Proposed Leasehold Reforms -Looks like a good start

However, I cant abide the family they rolled out complaining that they had no idea as to what it meant when they bought their leasehold house, and now they cannot sell it and want a refund of all the fees. What?

I find myself shouting “you’ll still have to pay for the maintenance of the communal areas” at the tv.

They could always buy the freehold. In fact both flats I have bought ( period conversions) the developer transferred the leasehold to Share of freehold when all flats were sold for a consideration of a hundred quid.

I suspect it is the big national house builders that are fleecing leaseholders for ground rent and charges. Still don't understand why they don't attempt to buy it, if it such an issue.

Housing estate builders should be made to develop the roads to a standard so that they can be adopted by the LA.  Then each house curtilage can go the public highway, be sold freehold, and there's no need for communal area maintenance (ie cutting the grass twice a year) etc.   

kimmy is definitely a civil servant wanting more work to go to the job-for-lifers

Except their conveyancers probably explained it clearly and they wanted to buy it any way coz it was their dream home and they wanted on the ladder.

You do have to ask at some point surely people have to own their own mistakes?

Same with people buying in flood areas.

Or overpriced cities.

Or whatever. 

Do you think I can start a campaign for people who bought fixed rate mortgages during a time of unprecedented  monetary policies to depress interest rates? I would be probably be owed a 6 figure sum.

But Im not going to as Im not a whiny moron that expects someone else to bail me out of my dumb decisions.

TBF I expect a lot of conveyancers at the lower end of the market, doing volume work for housebuilders, didn’t properly explain the implications of buying leasehold. There’s probably quite a lot of prof neg work to be had for this kind of thing.

Buying the freehold of a leasehold house under the 1967 Act is a right pain and highly technical.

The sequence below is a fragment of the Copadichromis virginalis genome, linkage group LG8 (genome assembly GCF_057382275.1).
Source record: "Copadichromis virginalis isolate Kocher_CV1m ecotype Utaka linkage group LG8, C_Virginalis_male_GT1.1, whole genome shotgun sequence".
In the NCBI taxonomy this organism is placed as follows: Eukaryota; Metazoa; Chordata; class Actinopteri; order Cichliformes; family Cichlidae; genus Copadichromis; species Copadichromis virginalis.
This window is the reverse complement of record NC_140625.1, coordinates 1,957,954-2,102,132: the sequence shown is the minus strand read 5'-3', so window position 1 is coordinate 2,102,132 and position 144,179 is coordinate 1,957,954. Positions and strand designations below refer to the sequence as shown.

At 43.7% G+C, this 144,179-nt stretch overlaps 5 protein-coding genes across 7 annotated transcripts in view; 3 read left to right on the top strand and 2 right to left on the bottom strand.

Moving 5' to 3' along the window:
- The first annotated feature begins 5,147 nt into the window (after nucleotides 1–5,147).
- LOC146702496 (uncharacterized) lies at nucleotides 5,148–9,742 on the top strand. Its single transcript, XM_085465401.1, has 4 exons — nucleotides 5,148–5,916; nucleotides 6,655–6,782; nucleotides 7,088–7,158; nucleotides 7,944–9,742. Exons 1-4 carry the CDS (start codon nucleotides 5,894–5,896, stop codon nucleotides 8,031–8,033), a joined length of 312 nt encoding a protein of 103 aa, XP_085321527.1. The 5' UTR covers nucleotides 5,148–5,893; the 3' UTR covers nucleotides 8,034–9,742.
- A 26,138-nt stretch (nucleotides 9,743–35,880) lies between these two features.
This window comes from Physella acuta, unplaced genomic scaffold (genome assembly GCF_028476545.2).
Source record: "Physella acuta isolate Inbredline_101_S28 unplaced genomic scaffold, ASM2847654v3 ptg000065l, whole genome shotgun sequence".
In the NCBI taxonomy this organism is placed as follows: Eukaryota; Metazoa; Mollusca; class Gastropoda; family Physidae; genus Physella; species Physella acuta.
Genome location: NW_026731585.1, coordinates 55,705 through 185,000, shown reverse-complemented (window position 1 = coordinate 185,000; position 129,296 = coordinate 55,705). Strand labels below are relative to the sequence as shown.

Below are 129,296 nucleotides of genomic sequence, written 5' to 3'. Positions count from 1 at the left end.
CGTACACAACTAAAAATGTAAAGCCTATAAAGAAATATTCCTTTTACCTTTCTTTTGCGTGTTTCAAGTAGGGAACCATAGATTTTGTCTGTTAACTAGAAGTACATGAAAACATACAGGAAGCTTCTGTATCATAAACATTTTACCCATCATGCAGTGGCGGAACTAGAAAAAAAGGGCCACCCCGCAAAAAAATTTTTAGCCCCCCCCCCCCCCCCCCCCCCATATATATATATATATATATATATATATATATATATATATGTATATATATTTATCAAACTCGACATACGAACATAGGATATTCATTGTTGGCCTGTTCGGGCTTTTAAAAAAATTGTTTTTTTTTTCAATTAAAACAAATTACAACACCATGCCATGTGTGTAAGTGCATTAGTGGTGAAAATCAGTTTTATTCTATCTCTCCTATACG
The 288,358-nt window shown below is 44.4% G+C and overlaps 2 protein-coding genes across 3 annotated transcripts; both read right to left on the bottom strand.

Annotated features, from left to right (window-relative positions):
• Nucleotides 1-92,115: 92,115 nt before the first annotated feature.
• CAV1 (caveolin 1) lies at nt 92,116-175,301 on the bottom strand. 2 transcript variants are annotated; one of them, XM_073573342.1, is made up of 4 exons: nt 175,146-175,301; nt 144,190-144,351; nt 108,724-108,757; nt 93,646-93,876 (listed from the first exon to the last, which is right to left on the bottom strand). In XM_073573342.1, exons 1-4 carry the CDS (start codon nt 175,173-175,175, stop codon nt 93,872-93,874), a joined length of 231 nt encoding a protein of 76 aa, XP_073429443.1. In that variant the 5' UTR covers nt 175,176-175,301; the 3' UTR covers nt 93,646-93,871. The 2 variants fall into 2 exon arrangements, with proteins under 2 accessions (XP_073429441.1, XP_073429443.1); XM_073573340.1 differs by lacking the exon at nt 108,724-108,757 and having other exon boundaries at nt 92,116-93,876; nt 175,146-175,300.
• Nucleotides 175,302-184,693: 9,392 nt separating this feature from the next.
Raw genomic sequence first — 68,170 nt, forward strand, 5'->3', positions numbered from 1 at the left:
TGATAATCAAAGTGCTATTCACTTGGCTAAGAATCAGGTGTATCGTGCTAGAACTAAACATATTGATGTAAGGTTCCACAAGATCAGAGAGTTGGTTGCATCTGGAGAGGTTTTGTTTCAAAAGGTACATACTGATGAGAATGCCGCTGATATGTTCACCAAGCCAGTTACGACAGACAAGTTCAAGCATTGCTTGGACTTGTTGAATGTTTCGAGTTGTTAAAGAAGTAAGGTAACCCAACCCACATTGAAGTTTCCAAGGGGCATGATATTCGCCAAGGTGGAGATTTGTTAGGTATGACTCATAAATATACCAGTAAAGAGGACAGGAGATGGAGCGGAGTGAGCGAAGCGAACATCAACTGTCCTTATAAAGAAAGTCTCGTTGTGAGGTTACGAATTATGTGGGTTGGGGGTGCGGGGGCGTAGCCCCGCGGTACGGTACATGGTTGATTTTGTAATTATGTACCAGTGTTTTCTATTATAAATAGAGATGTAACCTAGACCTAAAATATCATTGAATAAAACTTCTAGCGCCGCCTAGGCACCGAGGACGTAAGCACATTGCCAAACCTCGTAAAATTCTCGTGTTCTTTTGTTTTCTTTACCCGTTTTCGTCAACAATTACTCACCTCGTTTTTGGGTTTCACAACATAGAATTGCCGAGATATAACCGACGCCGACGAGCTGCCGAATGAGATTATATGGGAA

Trouble is local councils insist on play areas for children and communal open space that they won’t adopt that still needs maintaining.  Generally the roads are adopted if it’s a big development.  Shared roads are more common if it’s only a handful of houses.

I should add both flats, were marketed /sold as leasehold with a share of freehold from the outset.

@proboner surely it is not the responsibility of the freeholder/vendors solicitors to explain but the purchasers solicitors??

to echo proboner - the housebuilder panel firms do it on incredibly low margins, and at high volume. Leasehold as a concept is surprisingly technical and complex. Is it any wonder that it is either oversimplified in explanations to potential buyers, or simply glossed over? And that's not even considering when the drafting is poor - see Arnold v Britten...

Are there idiots who were well informed and went ahead anyway? Probably.

Should there be a much higher level of consumer protection when it comes to buying houses and flats? Definitely.

ebidta - Housebuilders have panel firms that they recommend to prospective buyers.

The panel firms are ostensibly acting on behalf of the buyer, and not on behalf of the housebuilder.


The panel firms also get bulk volume referral work from the housebuilder. There may even be referral bonuses.


If the housebuilder sale contracts and leases are drafted in a way that allows for housebuilder to potentially fleece a prospective buyer - whether through ground rent or service charge or fees for getting consent for works - that is unlikely to get flagged by the panel firm who would lose future business...


Jamie that is a bloody disgrace. One of the reasons , among many others I have never bought of a big developer. Always been a local(ish) family run developer , who have been renovating in the locale for decades.

The model you describe is surely a matter for the SRA. Who in their right mind would mandate a solicitor , recommended by the developer??

Lots of people because they’re told they’re familiar with the documents so it will be cheaper and faster.  Yet another reason it’s madness choosing the adviser for your biggest purchase on the basis of cost alone.